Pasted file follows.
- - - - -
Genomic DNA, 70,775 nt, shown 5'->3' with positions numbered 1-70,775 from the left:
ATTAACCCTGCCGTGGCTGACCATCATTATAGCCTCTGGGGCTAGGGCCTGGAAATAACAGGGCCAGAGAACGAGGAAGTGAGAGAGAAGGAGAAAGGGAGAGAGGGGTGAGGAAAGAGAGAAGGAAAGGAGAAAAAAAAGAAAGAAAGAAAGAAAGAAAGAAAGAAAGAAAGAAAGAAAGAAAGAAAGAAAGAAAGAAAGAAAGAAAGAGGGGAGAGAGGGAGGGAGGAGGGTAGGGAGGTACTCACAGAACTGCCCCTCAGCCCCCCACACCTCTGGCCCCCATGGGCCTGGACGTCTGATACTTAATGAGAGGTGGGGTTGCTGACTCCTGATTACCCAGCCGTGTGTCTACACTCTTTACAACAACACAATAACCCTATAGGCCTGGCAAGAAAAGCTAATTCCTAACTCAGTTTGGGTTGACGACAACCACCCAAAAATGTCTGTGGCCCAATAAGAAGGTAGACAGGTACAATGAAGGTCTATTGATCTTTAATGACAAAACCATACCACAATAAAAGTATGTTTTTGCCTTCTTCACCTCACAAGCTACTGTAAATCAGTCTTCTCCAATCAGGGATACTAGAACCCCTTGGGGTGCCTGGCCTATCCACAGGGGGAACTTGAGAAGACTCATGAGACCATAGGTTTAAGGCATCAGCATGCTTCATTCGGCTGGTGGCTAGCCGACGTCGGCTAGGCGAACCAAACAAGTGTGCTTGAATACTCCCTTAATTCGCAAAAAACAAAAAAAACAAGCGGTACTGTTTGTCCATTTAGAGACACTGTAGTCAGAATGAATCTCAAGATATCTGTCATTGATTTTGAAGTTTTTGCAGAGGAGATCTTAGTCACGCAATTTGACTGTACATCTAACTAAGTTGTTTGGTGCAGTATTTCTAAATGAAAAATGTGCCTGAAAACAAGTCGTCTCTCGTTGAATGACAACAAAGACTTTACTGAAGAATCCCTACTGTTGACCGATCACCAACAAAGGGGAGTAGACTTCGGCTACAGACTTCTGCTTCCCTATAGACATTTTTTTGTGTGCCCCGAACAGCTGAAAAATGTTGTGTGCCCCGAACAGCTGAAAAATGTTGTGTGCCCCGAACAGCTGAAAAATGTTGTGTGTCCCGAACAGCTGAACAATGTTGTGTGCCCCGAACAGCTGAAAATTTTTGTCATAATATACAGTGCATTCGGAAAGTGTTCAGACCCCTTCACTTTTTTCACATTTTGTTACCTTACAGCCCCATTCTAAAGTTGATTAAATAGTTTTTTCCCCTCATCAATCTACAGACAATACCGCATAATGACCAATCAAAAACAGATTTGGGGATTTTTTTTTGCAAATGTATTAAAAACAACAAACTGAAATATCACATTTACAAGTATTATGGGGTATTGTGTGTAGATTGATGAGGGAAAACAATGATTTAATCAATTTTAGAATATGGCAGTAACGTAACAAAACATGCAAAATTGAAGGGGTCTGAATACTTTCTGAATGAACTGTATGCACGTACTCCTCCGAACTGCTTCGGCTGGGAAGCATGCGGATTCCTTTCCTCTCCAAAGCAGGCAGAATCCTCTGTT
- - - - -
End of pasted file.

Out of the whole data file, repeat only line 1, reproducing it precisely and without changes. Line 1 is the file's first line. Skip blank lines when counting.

Genomic DNA, 70,775 nt, shown 5'->3' with positions numbered 1-70,775 from the left: